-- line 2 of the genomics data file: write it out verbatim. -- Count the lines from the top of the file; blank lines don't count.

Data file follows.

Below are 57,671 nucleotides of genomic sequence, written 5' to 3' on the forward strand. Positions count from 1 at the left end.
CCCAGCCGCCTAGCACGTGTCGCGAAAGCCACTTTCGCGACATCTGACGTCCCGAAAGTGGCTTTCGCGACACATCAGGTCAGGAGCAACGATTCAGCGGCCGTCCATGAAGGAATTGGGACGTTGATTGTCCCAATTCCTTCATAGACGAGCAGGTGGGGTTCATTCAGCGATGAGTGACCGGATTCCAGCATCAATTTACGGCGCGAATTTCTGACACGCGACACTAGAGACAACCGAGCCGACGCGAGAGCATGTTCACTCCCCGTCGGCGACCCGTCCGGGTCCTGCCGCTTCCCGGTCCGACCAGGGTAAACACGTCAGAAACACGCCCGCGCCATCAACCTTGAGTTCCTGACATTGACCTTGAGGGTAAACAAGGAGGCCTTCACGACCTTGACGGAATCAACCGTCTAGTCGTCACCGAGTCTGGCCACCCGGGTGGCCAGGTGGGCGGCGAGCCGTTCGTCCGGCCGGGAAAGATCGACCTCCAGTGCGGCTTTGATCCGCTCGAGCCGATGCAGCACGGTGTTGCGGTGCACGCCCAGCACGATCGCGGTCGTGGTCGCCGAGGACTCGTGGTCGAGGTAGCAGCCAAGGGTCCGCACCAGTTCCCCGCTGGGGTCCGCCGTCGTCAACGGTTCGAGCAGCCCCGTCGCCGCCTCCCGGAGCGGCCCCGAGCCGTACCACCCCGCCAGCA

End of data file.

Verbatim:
CCCAGCCGCCTAGCACGTGTCGCGAAAGCCACTTTCGCGACATCTGACGTCCCGAAAGTGGCTTTCGCGACACATCAGGTCAGGAGCAACGATTCAGCGGCCGTCCATGAAGGAATTGGGACGTTGATTGTCCCAATTCCTTCATAGACGAGCAGGTGGGGTTCATTCAGCGATGAGTGACCGGATTCCAGCATCAATTTACGGCGCGAATTTCTGACACGCGACACTAGAGACAACCGAGCCGACGCGAGAGCATGTTCACTCCCCGTCGGCGACCCGTCCGGGTCCTGCCGCTTCCCGGTCCGACCAGGGTAAACACGTCAGAAACACGCCCGCGCCATCAACCTTGAGTTCCTGACATTGACCTTGAGGGTAAACAAGGAGGCCTTCACGACCTTGACGGAATCAACCGTCTAGTCGTCACCGAGTCTGGCCACCCGGGTGGCCAGGTGGGCGGCGAGCCGTTCGTCCGGCCGGGAAAGATCGACCTCCAGTGCGGCTTTGATCCGCTCGAGCCGATGCAGCACGGTGTTGCGGTGCACGCCCAGCACGATCGCGGTCGTGGTCGCCGAGGACTCGTGGTCGAGGTAGCAGCCAAGGGTCCGCACCAGTTCCCCGCTGGGGTCCGCCGTCGTCAACGGTTCGAGCAGCCCCGTCGCCGCCTCCCGGAGCGGCCCCGAGCCGTACCACCCCGCCAGCA